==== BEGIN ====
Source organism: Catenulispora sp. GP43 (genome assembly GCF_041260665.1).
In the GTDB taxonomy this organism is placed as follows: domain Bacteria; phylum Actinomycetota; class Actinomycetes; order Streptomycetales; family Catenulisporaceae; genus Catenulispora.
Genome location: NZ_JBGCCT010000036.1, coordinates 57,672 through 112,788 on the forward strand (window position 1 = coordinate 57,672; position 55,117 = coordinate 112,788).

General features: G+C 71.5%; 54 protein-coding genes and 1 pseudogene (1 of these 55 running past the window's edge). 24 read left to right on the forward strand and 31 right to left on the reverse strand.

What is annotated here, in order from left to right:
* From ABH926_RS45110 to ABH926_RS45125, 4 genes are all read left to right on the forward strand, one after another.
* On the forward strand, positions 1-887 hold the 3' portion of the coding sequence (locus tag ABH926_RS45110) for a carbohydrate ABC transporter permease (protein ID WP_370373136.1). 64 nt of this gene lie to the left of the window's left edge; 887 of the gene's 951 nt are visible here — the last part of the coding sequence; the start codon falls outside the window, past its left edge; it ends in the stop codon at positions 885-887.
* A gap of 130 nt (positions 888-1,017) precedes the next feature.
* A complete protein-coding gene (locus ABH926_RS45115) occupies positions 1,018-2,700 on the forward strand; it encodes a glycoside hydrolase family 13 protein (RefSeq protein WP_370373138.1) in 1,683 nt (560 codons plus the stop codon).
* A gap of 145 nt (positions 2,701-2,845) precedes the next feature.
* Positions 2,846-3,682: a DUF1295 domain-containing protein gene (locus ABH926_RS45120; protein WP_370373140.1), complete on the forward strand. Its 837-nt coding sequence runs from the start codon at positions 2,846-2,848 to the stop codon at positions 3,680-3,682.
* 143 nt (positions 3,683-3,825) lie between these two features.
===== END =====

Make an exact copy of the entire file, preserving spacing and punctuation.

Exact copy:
Source organism: Catenulispora sp. GP43 (genome assembly GCF_041260665.1).
In the GTDB taxonomy this organism is placed as follows: domain Bacteria; phylum Actinomycetota; class Actinomycetes; order Streptomycetales; family Catenulisporaceae; genus Catenulispora.
Genome location: NZ_JBGCCT010000036.1, coordinates 57,672 through 112,788 on the forward strand (window position 1 = coordinate 57,672; position 55,117 = coordinate 112,788).

General features: G+C 71.5%; 54 protein-coding genes and 1 pseudogene (1 of these 55 running past the window's edge). 24 read left to right on the forward strand and 31 right to left on the reverse strand.

What is annotated here, in order from left to right:
* From ABH926_RS45110 to ABH926_RS45125, 4 genes are all read left to right on the forward strand, one after another.
* On the forward strand, positions 1-887 hold the 3' portion of the coding sequence (locus tag ABH926_RS45110) for a carbohydrate ABC transporter permease (protein ID WP_370373136.1). 64 nt of this gene lie to the left of the window's left edge; 887 of the gene's 951 nt are visible here — the last part of the coding sequence; the start codon falls outside the window, past its left edge; it ends in the stop codon at positions 885-887.
* A gap of 130 nt (positions 888-1,017) precedes the next feature.
* A complete protein-coding gene (locus ABH926_RS45115) occupies positions 1,018-2,700 on the forward strand; it encodes a glycoside hydrolase family 13 protein (RefSeq protein WP_370373138.1) in 1,683 nt (560 codons plus the stop codon).
* A gap of 145 nt (positions 2,701-2,845) precedes the next feature.
* Positions 2,846-3,682: a DUF1295 domain-containing protein gene (locus ABH926_RS45120; protein WP_370373140.1), complete on the forward strand. Its 837-nt coding sequence runs from the start codon at positions 2,846-2,848 to the stop codon at positions 3,680-3,682.
* 143 nt (positions 3,683-3,825) lie between these two features.